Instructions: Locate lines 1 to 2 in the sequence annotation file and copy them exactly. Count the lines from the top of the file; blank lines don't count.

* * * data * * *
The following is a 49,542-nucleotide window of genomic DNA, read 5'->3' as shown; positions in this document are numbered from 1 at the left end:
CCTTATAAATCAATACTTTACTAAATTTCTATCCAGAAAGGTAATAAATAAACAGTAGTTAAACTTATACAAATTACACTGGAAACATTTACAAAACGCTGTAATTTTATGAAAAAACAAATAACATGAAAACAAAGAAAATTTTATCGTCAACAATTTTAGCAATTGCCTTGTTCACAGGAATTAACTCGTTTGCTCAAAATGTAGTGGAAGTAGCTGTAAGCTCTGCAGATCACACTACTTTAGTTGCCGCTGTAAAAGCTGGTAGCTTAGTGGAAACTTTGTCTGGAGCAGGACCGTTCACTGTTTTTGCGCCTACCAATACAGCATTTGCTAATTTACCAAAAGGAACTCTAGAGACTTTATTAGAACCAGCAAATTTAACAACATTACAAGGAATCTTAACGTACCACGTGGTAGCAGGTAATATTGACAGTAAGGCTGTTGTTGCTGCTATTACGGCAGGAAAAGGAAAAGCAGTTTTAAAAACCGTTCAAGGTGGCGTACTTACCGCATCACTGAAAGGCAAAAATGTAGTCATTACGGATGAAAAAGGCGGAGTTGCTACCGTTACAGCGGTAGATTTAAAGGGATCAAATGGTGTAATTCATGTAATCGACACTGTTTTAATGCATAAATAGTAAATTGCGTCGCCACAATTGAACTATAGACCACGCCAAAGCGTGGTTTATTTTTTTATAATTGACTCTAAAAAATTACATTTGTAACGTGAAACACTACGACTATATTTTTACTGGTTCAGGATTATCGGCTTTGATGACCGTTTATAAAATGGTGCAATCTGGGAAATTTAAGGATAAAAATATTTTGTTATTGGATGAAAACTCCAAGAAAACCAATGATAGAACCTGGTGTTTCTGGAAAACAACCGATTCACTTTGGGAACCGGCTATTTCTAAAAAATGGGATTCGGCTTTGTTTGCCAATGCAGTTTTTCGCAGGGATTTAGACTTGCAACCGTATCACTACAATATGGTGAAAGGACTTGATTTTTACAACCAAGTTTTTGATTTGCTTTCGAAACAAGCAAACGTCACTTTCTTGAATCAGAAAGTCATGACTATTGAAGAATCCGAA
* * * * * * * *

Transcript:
The following is a 49,542-nucleotide window of genomic DNA, read 5'->3' as shown; positions in this document are numbered from 1 at the left end:
CCTTATAAATCAATACTTTACTAAATTTCTATCCAGAAAGGTAATAAATAAACAGTAGTTAAACTTATACAAATTACACTGGAAACATTTACAAAACGCTGTAATTTTATGAAAAAACAAATAACATGAAAACAAAGAAAATTTTATCGTCAACAATTTTAGCAATTGCCTTGTTCACAGGAATTAACTCGTTTGCTCAAAATGTAGTGGAAGTAGCTGTAAGCTCTGCAGATCACACTACTTTAGTTGCCGCTGTAAAAGCTGGTAGCTTAGTGGAAACTTTGTCTGGAGCAGGACCGTTCACTGTTTTTGCGCCTACCAATACAGCATTTGCTAATTTACCAAAAGGAACTCTAGAGACTTTATTAGAACCAGCAAATTTAACAACATTACAAGGAATCTTAACGTACCACGTGGTAGCAGGTAATATTGACAGTAAGGCTGTTGTTGCTGCTATTACGGCAGGAAAAGGAAAAGCAGTTTTAAAAACCGTTCAAGGTGGCGTACTTACCGCATCACTGAAAGGCAAAAATGTAGTCATTACGGATGAAAAAGGCGGAGTTGCTACCGTTACAGCGGTAGATTTAAAGGGATCAAATGGTGTAATTCATGTAATCGACACTGTTTTAATGCATAAATAGTAAATTGCGTCGCCACAATTGAACTATAGACCACGCCAAAGCGTGGTTTATTTTTTTATAATTGACTCTAAAAAATTACATTTGTAACGTGAAACACTACGACTATATTTTTACTGGTTCAGGATTATCGGCTTTGATGACCGTTTATAAAATGGTGCAATCTGGGAAATTTAAGGATAAAAATATTTTGTTATTGGATGAAAACTCCAAGAAAACCAATGATAGAACCTGGTGTTTCTGGAAAACAACCGATTCACTTTGGGAACCGGCTATTTCTAAAAAATGGGATTCGGCTTTGTTTGCCAATGCAGTTTTTCGCAGGGATTTAGACTTGCAACCGTATCACTACAATATGGTGAAAGGACTTGATTTTTACAACCAAGTTTTTGATTTGCTTTCGAAACAAGCAAACGTCACTTTCTTGAATCAGAAAGTCATGACTATTGAAGAATCCGAA